In the divorce process, it is likely that you will face unintended tax consequences in your settlement options. Brazos County divorce attorneys are not always aware of many of these tax issues. A CPA can identify these divorce tax traps that can pop up after your divorce.
When your tax CPA has represented both you and your spouse in the past (such as preparing a joint tax return or giving estate planning advice) but now provides divorce advice to only one of you, one kind of conflict of interest arises. A second kind of conflict arises when your CPA has attempted to give you both generic marital property advice early in your divorce. For example, while attempting to help you both in the divorce, your CPA recommends a basic division of property. Your CPA has used preliminary values for your property. Later, it turns out that the values used to calculate the final division are substantially different. This can result in very different property split and it appears that your CPA has acted in the interests of one of you over the other. Conflicts bring liability risks for CPAs.
Your risk is that your CPA doesn’t think about the liability risk and kindly starts giving financial advice that turns out to favor your spouse. Whether the advice is for both of you or just one of you, the result could unintentionally cause lopsided financial effects for you.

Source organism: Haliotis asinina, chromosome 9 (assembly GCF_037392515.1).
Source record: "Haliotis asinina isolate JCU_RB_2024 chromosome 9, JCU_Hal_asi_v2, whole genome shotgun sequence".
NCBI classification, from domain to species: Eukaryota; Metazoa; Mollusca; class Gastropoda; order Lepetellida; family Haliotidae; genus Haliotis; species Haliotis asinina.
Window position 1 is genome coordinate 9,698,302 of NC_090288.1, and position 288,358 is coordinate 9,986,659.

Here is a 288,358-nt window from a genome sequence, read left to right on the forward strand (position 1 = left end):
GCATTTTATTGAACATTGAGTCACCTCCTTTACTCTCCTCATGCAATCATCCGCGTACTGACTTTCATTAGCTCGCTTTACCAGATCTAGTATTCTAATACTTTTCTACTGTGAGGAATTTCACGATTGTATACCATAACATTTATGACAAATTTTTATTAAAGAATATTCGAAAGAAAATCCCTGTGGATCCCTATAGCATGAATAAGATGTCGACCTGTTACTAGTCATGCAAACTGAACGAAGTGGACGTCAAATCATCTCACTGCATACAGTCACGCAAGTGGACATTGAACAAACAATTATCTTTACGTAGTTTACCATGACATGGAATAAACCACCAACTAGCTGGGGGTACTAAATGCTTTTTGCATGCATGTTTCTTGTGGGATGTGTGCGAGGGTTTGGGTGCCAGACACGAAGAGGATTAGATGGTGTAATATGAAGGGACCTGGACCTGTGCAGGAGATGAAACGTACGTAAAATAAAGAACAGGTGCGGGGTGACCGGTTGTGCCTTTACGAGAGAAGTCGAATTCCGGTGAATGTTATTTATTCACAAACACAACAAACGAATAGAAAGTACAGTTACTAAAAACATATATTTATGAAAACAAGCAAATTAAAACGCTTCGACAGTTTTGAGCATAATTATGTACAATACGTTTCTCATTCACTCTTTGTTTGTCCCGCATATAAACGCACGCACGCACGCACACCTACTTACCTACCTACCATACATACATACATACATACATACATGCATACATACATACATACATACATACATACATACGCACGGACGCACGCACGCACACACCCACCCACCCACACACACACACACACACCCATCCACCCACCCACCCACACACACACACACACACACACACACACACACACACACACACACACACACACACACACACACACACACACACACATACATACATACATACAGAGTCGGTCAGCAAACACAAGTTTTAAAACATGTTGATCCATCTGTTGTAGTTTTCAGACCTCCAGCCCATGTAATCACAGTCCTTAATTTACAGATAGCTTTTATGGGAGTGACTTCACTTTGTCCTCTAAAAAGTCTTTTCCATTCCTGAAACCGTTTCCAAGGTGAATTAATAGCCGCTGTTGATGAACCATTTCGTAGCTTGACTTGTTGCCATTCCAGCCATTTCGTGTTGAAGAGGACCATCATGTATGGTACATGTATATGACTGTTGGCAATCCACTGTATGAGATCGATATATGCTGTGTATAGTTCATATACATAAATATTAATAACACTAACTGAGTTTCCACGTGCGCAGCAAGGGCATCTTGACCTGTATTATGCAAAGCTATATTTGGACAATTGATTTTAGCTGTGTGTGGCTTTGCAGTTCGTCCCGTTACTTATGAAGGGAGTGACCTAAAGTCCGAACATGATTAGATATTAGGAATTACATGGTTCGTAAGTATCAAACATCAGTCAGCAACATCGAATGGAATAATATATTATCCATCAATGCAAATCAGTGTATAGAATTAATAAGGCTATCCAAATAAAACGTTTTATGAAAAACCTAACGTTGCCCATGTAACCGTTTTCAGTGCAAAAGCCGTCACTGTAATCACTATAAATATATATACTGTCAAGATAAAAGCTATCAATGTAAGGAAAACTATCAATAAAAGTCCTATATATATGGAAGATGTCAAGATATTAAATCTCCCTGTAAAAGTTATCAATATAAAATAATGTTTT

Many times, CPAs would rather not get involved in divorce issues. Those CPAs prefer to avoid giving financial advice until after the divorce is final. Fortunately for these clients, there are CPAs out there who are willing to guide clients through the financial maze of divorce.
Brazos County divorce lawyer, Randy Michel, explains that a judge may consider the income tax implications in considering what a “just and right” property division would be. However, that does not mean the judge will ask questions on his/her own or drill down deeply unless your attorney can and will educate the judge as to the applicable tax implications.
If your divorce lawyer is not also a CPA, educating the judge could be a challenge. A CPA with experience in divorce cases can identify those unforeseen financial and tax issues and educate your attorney and your judge.
If you think you could benefit from this kind of advice, let me know. I can also refer you to a Brazos County divorce lawyer.